The Media of Relativity

Technology and Culture 56 (3):610-645 (2015)
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Abstract

How are fundamental constants, such as c for the speed of light, related to particular technological environments? Our understanding of the constant c and Einstein’s relativistic cosmology depended on key experiences and lessons learned in connection to new forms of telecommunications, first used by the military and later adapted for commercial purposes. Many of Einstein’s contemporaries understood his theory of relativity by reference to telecommunications, some referring to it as “signal-theory” and “message theory.” Prominent physicists who contributed to it (Hans Reichenbach, Max Born, Paul Langevin, Louis de Broglie, and Léon Brillouin, among others) worked in radio units during WWI. At the time of its development, the old Newtonian mechanics was retrospectively rebranded as based on the belief in a means of “instantaneous signaling at a distance.” Even our thinking about lengths and solid bodies, argued Einstein and his interlocutors, needed to be overhauled in light of a new understanding of signaling possibilities. Pulling a rod from one side will not make the other end move at once, since relativity had shown that “this would be a signal that moves with infinite speed.” Einstein’s universe, where time and space dilated, where the shortest path between two points was often curved and which broke the laws of Euclidean geometry, functioned according to the rules of electromagnetic signal transmission. For some critics, the new understanding of the speed of light as an unsurpassable velocity—a fundamental tenet of Einstein’s theory—was a mere technological effect related to current limitations in communication technologies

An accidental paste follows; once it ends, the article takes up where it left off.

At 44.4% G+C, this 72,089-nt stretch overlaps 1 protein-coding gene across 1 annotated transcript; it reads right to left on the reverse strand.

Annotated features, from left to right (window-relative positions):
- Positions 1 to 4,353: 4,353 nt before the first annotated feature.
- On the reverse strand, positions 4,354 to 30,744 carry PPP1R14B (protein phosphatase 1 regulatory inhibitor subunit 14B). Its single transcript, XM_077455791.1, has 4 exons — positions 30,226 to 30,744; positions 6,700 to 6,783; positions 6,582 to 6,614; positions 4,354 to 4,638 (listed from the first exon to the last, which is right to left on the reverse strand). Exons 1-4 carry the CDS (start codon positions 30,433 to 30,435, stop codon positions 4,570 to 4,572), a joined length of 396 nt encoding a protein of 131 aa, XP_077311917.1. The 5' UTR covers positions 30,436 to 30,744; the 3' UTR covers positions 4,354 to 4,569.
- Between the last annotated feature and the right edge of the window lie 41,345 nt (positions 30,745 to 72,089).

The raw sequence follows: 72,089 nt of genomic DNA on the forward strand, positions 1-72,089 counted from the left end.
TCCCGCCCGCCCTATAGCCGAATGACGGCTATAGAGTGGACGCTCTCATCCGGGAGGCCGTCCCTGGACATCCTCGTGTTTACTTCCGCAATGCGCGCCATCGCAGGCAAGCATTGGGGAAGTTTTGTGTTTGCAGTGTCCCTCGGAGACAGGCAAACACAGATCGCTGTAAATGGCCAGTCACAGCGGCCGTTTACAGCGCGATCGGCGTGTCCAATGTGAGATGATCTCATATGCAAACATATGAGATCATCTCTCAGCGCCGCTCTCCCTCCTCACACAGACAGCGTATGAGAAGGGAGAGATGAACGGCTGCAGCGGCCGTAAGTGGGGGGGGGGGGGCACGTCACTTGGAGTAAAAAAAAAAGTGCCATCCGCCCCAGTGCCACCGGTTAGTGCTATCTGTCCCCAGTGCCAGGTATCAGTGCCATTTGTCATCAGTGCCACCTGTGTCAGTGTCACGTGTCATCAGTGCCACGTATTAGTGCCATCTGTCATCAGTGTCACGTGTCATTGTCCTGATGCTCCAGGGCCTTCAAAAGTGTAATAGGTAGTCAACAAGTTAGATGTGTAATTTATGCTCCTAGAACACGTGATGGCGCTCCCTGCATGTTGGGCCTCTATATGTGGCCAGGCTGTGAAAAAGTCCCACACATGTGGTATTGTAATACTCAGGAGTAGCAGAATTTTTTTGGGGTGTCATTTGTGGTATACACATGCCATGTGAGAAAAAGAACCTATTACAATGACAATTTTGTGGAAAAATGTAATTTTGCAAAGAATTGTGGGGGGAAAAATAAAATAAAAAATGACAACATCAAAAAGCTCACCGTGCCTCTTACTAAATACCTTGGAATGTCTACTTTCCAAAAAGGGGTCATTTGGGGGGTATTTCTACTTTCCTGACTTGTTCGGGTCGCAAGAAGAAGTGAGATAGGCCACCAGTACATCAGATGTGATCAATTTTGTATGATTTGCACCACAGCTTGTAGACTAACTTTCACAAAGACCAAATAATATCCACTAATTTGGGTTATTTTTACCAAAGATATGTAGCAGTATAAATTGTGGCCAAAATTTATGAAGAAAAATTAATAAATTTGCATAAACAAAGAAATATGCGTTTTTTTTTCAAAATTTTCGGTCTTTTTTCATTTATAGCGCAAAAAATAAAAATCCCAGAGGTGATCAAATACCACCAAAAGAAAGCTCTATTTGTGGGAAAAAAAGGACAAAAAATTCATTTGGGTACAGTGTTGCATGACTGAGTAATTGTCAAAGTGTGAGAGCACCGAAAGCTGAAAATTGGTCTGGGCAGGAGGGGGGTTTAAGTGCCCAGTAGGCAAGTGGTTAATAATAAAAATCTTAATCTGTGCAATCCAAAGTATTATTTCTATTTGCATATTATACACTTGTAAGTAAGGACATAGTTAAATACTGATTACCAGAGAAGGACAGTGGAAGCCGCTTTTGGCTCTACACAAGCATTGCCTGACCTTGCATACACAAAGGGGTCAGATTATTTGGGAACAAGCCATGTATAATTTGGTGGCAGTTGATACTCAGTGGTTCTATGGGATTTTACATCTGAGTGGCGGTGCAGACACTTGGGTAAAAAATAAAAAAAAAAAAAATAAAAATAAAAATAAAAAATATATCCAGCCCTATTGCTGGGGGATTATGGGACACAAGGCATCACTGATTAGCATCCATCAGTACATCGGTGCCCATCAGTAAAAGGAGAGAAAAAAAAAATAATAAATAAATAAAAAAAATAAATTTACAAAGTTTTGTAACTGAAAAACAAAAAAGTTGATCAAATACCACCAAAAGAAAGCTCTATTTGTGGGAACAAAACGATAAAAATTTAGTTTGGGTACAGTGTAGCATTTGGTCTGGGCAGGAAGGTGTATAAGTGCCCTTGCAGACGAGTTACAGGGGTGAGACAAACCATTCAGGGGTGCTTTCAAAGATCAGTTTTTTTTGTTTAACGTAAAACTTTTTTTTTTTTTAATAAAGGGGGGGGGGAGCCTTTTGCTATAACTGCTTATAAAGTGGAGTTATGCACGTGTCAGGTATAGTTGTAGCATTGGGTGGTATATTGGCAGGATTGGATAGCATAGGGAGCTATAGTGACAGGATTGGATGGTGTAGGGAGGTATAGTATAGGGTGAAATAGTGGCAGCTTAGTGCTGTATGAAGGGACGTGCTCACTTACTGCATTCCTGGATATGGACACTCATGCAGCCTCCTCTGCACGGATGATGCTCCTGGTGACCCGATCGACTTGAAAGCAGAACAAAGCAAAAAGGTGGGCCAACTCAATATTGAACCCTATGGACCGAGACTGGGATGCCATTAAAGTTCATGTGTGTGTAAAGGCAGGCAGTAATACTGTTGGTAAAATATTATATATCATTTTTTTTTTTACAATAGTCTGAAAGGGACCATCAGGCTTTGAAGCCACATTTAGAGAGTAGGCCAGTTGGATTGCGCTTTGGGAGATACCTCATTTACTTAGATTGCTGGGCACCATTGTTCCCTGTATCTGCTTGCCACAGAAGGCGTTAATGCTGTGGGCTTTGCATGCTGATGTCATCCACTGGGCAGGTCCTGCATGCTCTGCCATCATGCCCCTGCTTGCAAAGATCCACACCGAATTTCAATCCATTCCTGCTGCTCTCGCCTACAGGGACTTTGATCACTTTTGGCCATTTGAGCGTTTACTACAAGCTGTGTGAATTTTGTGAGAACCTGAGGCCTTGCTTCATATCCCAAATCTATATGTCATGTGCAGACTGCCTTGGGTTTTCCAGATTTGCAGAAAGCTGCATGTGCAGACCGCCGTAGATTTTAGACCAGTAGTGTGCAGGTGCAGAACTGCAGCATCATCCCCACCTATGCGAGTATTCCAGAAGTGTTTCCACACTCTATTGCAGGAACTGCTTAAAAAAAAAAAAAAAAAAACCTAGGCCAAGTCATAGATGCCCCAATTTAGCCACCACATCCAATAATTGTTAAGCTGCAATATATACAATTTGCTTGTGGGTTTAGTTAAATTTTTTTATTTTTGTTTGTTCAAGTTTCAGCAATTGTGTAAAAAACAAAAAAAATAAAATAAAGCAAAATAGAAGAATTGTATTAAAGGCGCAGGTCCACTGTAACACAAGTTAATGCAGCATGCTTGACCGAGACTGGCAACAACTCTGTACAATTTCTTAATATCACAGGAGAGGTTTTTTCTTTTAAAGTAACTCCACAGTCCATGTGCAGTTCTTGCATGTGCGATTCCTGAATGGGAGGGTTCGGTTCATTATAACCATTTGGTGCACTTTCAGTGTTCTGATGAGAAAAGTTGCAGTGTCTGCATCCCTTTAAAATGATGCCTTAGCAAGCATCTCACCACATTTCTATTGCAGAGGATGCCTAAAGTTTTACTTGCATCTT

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Jimena Canales
University of Illinois, Urbana-Champaign

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